My thoughts go out to those in Norway who have been affected by the tragic events in the past days, both in Oslo and Utøya. I can’t imagine the scale of this tragedy, and wish survivors all the strength and time needed to come to terms with the experience and the loss of loved ones. When you are looking for information about helping the youngsters and their families involved, below are some links to resources.
Several important things to do at this moment are:
- to tell children that they are safe and comfort them
- to organize any practical arrangements that are necessary
- if children are still separated from their primary caregivers, to organize their reunion
- to tell them that it is normal to feel distressed after such an abnormal event
- to pick up daily routines to restore a feeling of predictability and control
Perhaps the most important thing to say is that most people who experience a traumatic event are resilient: after some initial distress, they will feel better over time and won’t need mental health care. There is still controversy regarding ‘debriefing’ after trauma (see Bisson et al. below for a description of the discussion). From the current base of evidence it looks like it is not helpful to do debriefing shortly after an event and in my view, a safe rule would be: a child (or parent) needs to feel that it is okay, but not necessary, to talk about the experience.
When you are a parent, one thing we learned in our own research at the National Psychotrauma Center for Children and Youth is that you can’t trick a child: children notice very quickly how you feel, even if you think you hide your emotions. Make sure there is no discrepancy between what a child sees and hears from you: it is okay to say that you feel anxious/angry/… If you feel that you are overwhelmed by the experience, try to find other adults to support you and your child. In general, be attentive to your own needs (as in the airplane instructions: you won’t be able to help your child if you don’t have ‘oxygen’ yourself).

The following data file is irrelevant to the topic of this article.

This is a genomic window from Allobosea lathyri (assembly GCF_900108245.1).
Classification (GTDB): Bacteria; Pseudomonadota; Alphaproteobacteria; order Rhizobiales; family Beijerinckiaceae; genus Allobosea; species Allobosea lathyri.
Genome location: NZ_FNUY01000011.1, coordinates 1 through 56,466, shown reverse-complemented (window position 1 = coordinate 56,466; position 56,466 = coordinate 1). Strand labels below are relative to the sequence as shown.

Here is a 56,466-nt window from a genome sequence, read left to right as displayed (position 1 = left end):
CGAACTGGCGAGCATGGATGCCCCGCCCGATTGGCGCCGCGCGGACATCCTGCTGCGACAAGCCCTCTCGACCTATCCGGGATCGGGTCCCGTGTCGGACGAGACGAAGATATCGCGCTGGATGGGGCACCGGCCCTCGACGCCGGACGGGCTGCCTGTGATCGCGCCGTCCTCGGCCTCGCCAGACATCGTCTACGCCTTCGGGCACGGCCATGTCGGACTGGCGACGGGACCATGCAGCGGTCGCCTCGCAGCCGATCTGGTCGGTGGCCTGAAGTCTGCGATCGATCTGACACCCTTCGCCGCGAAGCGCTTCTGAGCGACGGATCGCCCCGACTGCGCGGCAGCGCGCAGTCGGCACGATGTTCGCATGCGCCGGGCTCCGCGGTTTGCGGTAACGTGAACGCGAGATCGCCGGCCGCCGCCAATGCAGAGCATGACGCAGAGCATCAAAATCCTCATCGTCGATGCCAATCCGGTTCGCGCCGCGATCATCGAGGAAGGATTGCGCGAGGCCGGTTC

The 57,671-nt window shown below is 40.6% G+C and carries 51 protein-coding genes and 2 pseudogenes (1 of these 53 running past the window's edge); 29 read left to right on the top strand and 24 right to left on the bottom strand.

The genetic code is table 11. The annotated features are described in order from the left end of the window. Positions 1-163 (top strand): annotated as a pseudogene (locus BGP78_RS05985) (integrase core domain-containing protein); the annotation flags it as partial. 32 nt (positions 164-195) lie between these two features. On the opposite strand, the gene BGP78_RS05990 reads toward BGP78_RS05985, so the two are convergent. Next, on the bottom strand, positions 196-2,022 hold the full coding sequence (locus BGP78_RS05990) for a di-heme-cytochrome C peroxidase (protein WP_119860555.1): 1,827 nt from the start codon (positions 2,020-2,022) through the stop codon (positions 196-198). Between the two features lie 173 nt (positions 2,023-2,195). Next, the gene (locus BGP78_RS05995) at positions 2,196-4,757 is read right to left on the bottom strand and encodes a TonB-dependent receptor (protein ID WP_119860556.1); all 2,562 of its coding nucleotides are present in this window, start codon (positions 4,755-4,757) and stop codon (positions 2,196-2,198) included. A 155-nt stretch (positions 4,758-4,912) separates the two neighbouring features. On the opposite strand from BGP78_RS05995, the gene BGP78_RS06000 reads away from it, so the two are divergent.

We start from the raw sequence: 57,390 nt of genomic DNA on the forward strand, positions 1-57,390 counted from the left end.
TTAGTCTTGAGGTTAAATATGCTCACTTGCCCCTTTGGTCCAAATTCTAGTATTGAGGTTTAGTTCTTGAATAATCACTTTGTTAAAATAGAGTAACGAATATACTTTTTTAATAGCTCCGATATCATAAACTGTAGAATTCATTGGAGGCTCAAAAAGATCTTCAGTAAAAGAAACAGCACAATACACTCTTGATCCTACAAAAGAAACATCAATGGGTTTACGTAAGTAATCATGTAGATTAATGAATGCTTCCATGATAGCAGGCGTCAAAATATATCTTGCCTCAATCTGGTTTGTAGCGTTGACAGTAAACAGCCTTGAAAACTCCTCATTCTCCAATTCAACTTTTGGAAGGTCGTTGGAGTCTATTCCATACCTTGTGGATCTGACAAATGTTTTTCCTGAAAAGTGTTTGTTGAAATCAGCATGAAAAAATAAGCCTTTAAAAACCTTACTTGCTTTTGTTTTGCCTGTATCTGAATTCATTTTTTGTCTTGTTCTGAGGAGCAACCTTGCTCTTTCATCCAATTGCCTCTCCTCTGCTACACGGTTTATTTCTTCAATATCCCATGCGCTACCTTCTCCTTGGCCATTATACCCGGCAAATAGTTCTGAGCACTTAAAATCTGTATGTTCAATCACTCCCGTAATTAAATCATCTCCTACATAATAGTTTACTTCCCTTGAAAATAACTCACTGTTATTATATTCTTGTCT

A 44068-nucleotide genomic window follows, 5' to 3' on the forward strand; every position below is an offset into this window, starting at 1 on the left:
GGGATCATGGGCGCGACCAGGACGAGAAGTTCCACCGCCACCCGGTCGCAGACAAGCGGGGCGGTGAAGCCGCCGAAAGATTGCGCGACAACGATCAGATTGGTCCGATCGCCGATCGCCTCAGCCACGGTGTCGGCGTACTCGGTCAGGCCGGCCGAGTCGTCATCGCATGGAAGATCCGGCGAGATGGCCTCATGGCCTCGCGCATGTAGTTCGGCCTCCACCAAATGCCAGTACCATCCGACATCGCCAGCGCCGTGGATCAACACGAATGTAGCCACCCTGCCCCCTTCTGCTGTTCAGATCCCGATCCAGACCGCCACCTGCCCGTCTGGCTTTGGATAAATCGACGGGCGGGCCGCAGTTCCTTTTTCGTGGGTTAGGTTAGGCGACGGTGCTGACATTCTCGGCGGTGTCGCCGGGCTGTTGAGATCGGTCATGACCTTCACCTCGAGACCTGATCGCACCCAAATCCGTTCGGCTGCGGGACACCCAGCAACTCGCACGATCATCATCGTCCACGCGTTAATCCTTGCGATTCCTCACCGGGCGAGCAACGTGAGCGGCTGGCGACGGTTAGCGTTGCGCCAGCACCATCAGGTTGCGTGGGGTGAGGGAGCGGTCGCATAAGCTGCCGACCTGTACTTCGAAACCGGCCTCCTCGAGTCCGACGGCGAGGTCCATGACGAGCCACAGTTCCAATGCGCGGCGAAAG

What kind of distress reactions to expect in youths? Common posttraumatic stress reactions in children and adolescents include: nightmares, repetitive intrusive thoughts about what happened, feeling anxious, avoiding thoughts/feelings/people related to the event, concentration difficulties, separation anxiety (not wanting to separate from caregivers/loved ones), over-alertness, irritability, and feeling guilty. Usually, children (as well as adults) show distress in the weeks after a traumatic event, which diminishes gradually.
What is a normal trajectory of recovery? As a rule of thumb we expect to see some improvement in four weeks. If a survivor doesn’t feel better at all after four weeks, it is a good idea to check with your GP or a mental health care professional whether extra services are needed. Of course, if you worry about your child, yourself or someone else before the four weeks have passed, do give a professional a call to discuss your worries.
For young people: I am still looking for a good website in English or Norwegian for you (any suggestions from readers are very welcome), this one was made by Headspace after the Australian bushfires and has some good information.
For parents: these are tip sheets about helping preschoolers, school-age children, and adolescents after trauma, by the U.S. National Child Traumatic Stress Network (NCTSN). Aftertheinjury from Children’s Hospital of Philadelphia may also be very informative.
For professionals: the complete Psychological First Aid guide is very comprehensive. This is the link to the full guide by the NCTSN
Bisson, J., Brayne, M., Ochberg, F., & Everly, G. (2007). Early Psychosocial Intervention Following Traumatic Events American Journal of Psychiatry, 164 (7), 1016-1019 DOI: 10.1176/appi.ajp.164.7.1016
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